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The Esequibo Dispute: A Tale of Geopolitics, History, and Resource Scramble

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Nitish Verma
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The Esequibo Dispute: A Tale of Geopolitics, History, and Resource Scramble

In a whirlwind of geopolitics and historical contention, the century-old territorial dispute over the Esequibo region has once again been thrust into the limelight. The Esequibo's tale is one deeply ingrained in the historical fabric of Venezuela, the United Kingdom, and Guyana, marked by complex international implications, historical claims, and a never-ending quest for natural resources.

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The Historical Canvas

The saga traces its roots back to the Capitanía General de Venezuela, which historically defined its eastern boundary coinciding with the Essequibo River. This boundary was recognized cartographically as the dividing line, but the colonial era's flexible borders, dictated by the colonizers' reach, left vast Amazonian territories unclaimed. This focus on coastal areas for economic and strategic reasons laid the groundwork for later conflicts.

The Arbitral Award of 1899 & Its Controversies

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After Venezuelan independence, the territory of the former Capitanía General was claimed as the nation's rightful map, clashing with British colonial interests. The controversial Arbitral Award of 1899, which recognized the Esequibo as part of Guyana without Venezuelan participation, is deemed invalid by Venezuela, which insists on voluntary state involvement in such arbitrations. The discovery of oil in 1875 further fanned the flames of contention, with British interests clearly in play as the Royal Dutch Shell, a British company, initiated oil exploration in 1913.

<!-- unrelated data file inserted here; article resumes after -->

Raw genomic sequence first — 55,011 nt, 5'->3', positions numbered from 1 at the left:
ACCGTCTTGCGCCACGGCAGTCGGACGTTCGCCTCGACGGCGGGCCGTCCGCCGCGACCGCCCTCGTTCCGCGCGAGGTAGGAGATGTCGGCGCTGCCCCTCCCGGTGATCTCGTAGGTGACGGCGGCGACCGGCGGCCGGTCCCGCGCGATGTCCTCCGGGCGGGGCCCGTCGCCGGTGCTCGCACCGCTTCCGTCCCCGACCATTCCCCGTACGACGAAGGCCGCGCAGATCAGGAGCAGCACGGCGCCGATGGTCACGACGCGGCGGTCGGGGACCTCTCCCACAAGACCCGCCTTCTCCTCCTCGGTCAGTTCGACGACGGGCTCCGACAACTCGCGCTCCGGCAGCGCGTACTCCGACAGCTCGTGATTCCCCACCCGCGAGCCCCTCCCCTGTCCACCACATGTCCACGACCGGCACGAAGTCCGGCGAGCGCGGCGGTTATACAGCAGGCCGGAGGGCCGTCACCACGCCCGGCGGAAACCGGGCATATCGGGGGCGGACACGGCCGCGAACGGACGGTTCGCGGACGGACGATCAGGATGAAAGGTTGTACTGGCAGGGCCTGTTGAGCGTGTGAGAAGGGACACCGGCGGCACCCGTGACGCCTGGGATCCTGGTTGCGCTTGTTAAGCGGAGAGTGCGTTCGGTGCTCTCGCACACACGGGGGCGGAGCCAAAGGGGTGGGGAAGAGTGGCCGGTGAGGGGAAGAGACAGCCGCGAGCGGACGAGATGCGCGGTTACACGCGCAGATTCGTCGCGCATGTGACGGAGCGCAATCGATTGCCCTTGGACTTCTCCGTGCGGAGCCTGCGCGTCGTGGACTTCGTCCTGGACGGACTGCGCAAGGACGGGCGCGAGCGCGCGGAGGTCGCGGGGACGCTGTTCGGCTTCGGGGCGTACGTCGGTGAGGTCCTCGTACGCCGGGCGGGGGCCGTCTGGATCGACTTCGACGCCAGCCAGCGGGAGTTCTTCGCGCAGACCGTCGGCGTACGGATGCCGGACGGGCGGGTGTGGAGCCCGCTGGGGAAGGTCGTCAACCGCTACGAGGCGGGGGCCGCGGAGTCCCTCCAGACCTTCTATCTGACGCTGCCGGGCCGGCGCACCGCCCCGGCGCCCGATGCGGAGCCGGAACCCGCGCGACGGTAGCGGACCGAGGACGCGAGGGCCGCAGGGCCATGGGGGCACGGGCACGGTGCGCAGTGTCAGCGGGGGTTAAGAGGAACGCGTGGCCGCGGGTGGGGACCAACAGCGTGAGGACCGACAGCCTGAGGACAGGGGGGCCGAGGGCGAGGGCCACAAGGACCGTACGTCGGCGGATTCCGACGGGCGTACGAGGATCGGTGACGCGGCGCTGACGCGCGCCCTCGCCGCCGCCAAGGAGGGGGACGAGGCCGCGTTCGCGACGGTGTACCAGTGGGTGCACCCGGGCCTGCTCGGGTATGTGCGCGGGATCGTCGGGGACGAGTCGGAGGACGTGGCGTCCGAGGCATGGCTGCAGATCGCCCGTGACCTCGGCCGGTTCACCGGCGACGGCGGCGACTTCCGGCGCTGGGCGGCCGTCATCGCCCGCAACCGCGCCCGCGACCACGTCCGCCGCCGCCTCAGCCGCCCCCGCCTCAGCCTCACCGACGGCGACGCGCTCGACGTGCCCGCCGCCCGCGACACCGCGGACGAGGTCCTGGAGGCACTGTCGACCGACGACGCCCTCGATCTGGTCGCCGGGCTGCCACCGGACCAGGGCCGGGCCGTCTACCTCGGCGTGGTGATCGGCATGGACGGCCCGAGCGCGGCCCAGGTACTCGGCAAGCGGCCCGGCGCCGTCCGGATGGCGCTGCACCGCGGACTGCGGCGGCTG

The Modern-Day Melodrama

The dispute has been rekindled in 2023, following Guyana's approval of oil exploration by six hydrocarbon companies. This move is perceived as a violation of the 1966 Geneva Agreement, which was bilateral and respected Venezuela's consent, unlike the 1899 Award. The discovery of rich deposits of oil, gold, coltan, copper, iron, bauxite, and aluminum, coupled with the strategic geographical importance of the region, has only added fuel to the fire. Despite political differences, Venezuelans view the recovery of the Esequibo as a collective debt of all governments since 1899.

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